Interview with Marianne Wartoft, Founder of Seterra

Marianne Wartoft, female founder of Seterra Geography

Can you tell us a little bit about your background?

As a girl, I had nerdy interests. My favorite toy was my dad's old typewriter, and I loved solving Rubik’s cube and drawing huge mazes by hand. In the early '80s, when I was about 12 years old, I got my first computer, a Commodore VIC-20. I taught myself BASIC programming and, fascinated by the creative aspects of programming, I began coding simple games.

Later, I studied computer science and then started my own business as a freelance database programmer.

How did you get the idea to create Seterra?

Although I enjoyed database programming and it paid the bills, I wanted to go back to the more fun and creative aspects of programming. I love maps, so a map quiz game seemed like a perfect project to unleash all my creativity.

Also, I have an entrepreneurial mindset and was thrilled to start a branch of business that, unlike my consulting business, actually had the potential to scale!

Was Seterra an instant success?

Far from it! The shareware version for Windows that I launched in 1997 was somewhat successful here in Sweden, but international sales were close to zero. Also, there was no easy way to monetize games in those days — no AppStore and no advertising networks — so much of the initial fun was eventually lost in boring administration tasks. After a few years, I let go of the Seterra project and went back to consulting full time.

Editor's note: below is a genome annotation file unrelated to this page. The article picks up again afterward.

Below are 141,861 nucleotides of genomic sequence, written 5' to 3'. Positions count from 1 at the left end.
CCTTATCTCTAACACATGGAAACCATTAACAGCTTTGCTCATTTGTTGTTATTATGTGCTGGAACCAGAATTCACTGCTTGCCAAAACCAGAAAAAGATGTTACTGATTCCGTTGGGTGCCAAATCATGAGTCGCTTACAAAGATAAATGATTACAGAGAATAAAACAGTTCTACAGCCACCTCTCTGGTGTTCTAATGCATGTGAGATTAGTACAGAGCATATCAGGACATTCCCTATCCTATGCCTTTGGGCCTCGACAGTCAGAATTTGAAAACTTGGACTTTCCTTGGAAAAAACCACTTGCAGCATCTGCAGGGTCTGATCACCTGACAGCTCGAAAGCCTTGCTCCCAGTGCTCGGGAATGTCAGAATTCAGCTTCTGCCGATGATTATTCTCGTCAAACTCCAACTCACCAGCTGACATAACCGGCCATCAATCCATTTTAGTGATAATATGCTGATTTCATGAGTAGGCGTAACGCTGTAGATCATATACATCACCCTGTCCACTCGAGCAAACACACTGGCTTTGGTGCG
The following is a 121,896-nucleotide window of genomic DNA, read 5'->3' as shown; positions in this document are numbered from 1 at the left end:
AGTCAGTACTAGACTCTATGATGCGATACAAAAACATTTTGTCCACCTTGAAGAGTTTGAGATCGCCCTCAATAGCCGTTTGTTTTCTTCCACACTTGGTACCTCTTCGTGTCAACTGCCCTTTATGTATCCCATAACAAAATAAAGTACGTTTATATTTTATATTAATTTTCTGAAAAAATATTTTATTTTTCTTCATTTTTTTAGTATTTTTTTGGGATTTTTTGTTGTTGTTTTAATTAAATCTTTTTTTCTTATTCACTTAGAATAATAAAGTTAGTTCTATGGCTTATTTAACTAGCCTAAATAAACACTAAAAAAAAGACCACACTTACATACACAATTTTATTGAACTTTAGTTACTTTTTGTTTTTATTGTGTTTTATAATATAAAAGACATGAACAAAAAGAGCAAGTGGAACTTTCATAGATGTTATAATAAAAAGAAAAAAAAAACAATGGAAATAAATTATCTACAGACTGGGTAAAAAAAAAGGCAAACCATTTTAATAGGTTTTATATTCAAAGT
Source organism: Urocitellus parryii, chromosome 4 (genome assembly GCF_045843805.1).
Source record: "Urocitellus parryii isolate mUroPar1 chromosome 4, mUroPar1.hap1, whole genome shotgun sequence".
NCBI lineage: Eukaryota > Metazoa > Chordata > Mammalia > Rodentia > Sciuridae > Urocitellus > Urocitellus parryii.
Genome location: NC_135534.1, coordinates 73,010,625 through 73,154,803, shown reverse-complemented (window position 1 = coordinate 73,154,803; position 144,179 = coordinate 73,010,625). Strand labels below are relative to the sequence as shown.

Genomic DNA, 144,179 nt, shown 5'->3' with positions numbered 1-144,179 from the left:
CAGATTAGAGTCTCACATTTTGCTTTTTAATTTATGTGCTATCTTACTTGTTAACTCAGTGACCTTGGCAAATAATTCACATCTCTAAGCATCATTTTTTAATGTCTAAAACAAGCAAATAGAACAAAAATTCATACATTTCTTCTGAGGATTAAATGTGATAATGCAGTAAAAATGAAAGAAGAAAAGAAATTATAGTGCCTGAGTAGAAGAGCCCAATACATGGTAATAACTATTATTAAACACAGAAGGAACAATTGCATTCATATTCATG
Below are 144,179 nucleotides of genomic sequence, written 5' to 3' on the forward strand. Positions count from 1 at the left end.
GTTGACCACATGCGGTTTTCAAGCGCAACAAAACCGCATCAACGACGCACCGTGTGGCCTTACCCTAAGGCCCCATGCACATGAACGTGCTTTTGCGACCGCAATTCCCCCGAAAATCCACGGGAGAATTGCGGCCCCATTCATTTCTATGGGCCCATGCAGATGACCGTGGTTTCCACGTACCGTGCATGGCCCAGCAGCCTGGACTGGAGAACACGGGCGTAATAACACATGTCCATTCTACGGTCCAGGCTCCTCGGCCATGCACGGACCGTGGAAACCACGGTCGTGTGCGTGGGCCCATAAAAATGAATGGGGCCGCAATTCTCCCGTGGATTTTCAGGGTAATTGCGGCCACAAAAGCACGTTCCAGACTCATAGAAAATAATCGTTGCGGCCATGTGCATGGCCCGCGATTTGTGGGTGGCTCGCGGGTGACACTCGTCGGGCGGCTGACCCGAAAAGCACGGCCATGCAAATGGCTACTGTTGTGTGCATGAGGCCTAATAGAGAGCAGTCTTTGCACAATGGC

What made you give the Seterra project a second chance?

New monetization options! Around 2005, I discovered how easy it had become to monetize website traffic using advertising networks. This sparked an idea to build an ad-financed web version of Seterra. But at the same time, I was busy starting a family. It was not until 2011-2012 that I found the time to develop and launch the Seterra website.

However, the web version was not an instant success, either. By the end of 2012, the site had 50 000 visitors per month, which is not a lot when it comes to earning advertising revenue.

When did the turning point come?

There has never really been any turning point or sudden increase in traffic, just constant growth. Since the launch in early 2012, starting from a very low level, the website traffic has been increasing by about 70% per year. Today, the site is visited by 3.5 million people from all around the world each month!

Have you ever secured venture capital for your business?

No. My consulting business provided me with enough income until the Seterra project finally, in 2017, made enough revenue so that I could work full time on it.

What is your role in the Seterra project today?

I still do pretty much everything, from developing new features, fixing bugs, and answering support questions, to creating new maps and handling the servers. I even do the accounting! The only things that I outsource are translation and article writing.

Since I am still the only developer on this project, the programming is done in a very agile manner. I can come up with a great new feature idea in the morning and publish it on the site just a few hours later!

Another motivating aspect of the job is communicating with the users. Running such a large website in more than 40 languages would not have been possible without the constant support from users all around the world who report bugs, help me with translations, point out factual errors, or suggest new content. To each and every one of you, thank you!

What aspects of your work are you most passionate about?

When I first created Seterra, the main motivating factors were the fun of programming and building a business that could scale. Those two factors are still very much alive today, but a third factor has been added: giving back to society. I know that Seterra is useful and important to many people around the world; both geography fans who use it for fun, and students who study for their next geography test. I truly want to do everything I can to create the best possible website for them.






Published April 13, 2021